Chronic Illness:finding a new “normal”

I just read a post on another blog that inspired this blog post. The topic was about how, once you are diagnosed with a chronic illness – this one was endometriosis, you are forced to find a new “normal.” There is no returning to the life you were accustomed to pre-diagnosis, pre-pain and discomfort. There is no denying you are a changed person.

Chronic illness scars you – leaves battle wounds on your heart, and on your psyche. It permanently changes the way your look at life and those around you. And if you are not careful to realize how blessed you are, that your illness is “chronic” and not “terminal”, your pain will become a bridge that divides you from those who love and care about you. You will regret not being able to do the activities you once could. You will regret having to adjust to a new lifestyle. Depression will eat you. Anger will manifest in your core. And no one will want to be around you. There you will be, isolated, with your illness alone to keep you company.

In order to persevere, we who suffer with chronic illnesses must learn to create a new “normal.” This new normal must not shut out those who loves us. This new normal must not discriminate against the “healthy ones” who can’t understand our pain. This new normal must try to fight with every cell in our bodies against the stigma that comes with “chronic illness”. This new normal must take a firm stand and say “we are chronically ill, not chronically lazy, not chronic hypochondriacs, or chronic attention seekers! And we will not accept ignorance and discrimination anymore!”

At least that’s my “normal.” My normal doesn’t take any crap from any doctor, nurse, clinician, or bystander. And as long as I stick with that normal, I feel good. I feel balanced. There is no depression or anger. There is no regret over things I can’t do. I may push myself too far sometimes, but I suffer for it when I do. I realized I couldn’t be happy unless I pushed myself once in a while. But everyone is different. And that is fine. Everyone needs to find their “normal” and then be content with it.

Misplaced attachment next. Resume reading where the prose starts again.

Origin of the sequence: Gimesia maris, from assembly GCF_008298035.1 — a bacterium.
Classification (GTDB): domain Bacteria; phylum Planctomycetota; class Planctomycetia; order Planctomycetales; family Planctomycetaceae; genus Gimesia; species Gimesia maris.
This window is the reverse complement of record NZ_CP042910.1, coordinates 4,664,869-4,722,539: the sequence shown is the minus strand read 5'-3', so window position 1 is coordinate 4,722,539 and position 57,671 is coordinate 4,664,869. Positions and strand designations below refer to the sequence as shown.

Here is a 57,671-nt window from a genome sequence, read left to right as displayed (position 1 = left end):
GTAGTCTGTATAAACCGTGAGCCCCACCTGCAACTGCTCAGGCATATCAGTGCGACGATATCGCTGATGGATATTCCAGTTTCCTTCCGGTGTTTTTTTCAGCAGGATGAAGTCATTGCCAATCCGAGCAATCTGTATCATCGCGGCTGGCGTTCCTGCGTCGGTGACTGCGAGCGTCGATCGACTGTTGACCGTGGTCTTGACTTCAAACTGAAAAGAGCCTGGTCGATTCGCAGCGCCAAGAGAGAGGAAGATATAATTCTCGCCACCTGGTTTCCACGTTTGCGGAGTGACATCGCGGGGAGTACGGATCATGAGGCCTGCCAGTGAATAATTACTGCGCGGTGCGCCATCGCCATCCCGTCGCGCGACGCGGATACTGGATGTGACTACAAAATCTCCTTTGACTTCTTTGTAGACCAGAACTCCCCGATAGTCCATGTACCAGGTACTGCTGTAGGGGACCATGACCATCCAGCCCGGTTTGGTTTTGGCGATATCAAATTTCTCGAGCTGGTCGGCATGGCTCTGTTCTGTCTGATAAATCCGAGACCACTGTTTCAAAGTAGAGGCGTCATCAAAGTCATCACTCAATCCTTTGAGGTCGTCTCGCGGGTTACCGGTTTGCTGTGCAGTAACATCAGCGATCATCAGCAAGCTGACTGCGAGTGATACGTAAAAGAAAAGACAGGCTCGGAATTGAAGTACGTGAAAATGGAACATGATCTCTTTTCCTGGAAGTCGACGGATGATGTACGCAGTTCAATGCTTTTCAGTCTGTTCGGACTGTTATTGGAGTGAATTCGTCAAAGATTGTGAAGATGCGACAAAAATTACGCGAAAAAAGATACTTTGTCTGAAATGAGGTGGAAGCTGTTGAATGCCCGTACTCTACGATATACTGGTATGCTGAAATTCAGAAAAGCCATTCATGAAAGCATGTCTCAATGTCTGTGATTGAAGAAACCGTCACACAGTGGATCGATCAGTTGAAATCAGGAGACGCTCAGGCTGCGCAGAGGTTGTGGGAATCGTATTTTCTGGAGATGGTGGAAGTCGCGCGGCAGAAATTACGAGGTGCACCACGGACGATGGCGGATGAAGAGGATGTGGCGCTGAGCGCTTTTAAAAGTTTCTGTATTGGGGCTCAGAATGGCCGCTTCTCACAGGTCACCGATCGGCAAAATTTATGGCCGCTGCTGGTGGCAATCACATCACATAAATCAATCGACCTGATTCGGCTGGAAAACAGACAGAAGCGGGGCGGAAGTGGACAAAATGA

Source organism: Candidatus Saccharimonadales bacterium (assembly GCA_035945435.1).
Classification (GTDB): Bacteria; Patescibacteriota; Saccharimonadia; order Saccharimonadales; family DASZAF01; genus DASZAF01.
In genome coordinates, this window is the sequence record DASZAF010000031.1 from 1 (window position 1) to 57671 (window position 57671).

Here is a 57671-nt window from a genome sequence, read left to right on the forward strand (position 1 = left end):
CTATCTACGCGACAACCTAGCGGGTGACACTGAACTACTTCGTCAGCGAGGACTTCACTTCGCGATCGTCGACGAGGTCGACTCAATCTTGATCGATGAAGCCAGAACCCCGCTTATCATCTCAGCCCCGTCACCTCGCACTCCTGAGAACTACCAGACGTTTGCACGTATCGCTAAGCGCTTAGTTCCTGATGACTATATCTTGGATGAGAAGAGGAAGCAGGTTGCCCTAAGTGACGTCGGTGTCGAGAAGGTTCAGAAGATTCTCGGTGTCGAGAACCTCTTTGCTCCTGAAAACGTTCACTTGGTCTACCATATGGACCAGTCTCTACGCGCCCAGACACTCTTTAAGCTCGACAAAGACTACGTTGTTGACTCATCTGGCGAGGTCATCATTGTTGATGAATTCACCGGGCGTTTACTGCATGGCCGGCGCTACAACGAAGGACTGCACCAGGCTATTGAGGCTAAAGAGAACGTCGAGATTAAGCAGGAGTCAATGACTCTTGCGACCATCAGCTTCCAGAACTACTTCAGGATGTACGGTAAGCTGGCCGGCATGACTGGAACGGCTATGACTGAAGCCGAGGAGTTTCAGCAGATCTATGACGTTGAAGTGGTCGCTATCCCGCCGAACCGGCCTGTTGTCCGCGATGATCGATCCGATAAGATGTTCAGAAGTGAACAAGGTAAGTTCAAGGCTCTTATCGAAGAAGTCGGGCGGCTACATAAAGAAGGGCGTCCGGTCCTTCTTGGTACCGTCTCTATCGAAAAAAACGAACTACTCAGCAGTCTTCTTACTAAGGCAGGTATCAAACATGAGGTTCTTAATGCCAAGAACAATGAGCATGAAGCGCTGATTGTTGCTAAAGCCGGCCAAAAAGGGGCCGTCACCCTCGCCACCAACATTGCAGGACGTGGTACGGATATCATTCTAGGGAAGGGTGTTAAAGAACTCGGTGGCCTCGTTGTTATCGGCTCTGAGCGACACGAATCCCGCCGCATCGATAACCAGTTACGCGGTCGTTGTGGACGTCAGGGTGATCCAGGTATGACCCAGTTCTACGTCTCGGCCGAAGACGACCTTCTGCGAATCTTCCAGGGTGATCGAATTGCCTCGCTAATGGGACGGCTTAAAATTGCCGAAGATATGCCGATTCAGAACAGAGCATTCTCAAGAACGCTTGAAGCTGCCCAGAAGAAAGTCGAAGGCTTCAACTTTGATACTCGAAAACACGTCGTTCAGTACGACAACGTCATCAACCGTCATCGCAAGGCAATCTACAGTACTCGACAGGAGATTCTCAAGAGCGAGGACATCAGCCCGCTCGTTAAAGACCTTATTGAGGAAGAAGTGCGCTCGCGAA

Advertisements

10 responses to “Chronic Illness:finding a new “normal”

  1. Good points. And let’s push for new research so there is better diagnosis and treatment of this disease AND better identification of who really understands this disease!

  2. Endochick,

    While finding a “new normal” can be one of the biggest challenges of having a chronic illness, I believe the journey to find that “new normal” can be one of the greatest gifts as well. That may sound odd but, like you, I have worked hard to find my “new normal” and in doing so have met wonderful people, have learned how to advocate for myself, have helped others, and have gotten a more balanced perspective (I believe) on what really matters in life. Chronic illness forces a person to focus energy on what really matters. It can help people find their purpose in life. Every cloud has a silver lining.

    Jeanne

  3. I’m glad to hear that your “normal” hasn’t stopped you from seeing the positive side of life and that you feel balanced. Most people who don’t suffer from chronic illness never find this balance in their lives, so kudos to you for being who you are! 🙂

  4. Endochick,

    Thinking of you and hoping you’re doing much better than when we last connected.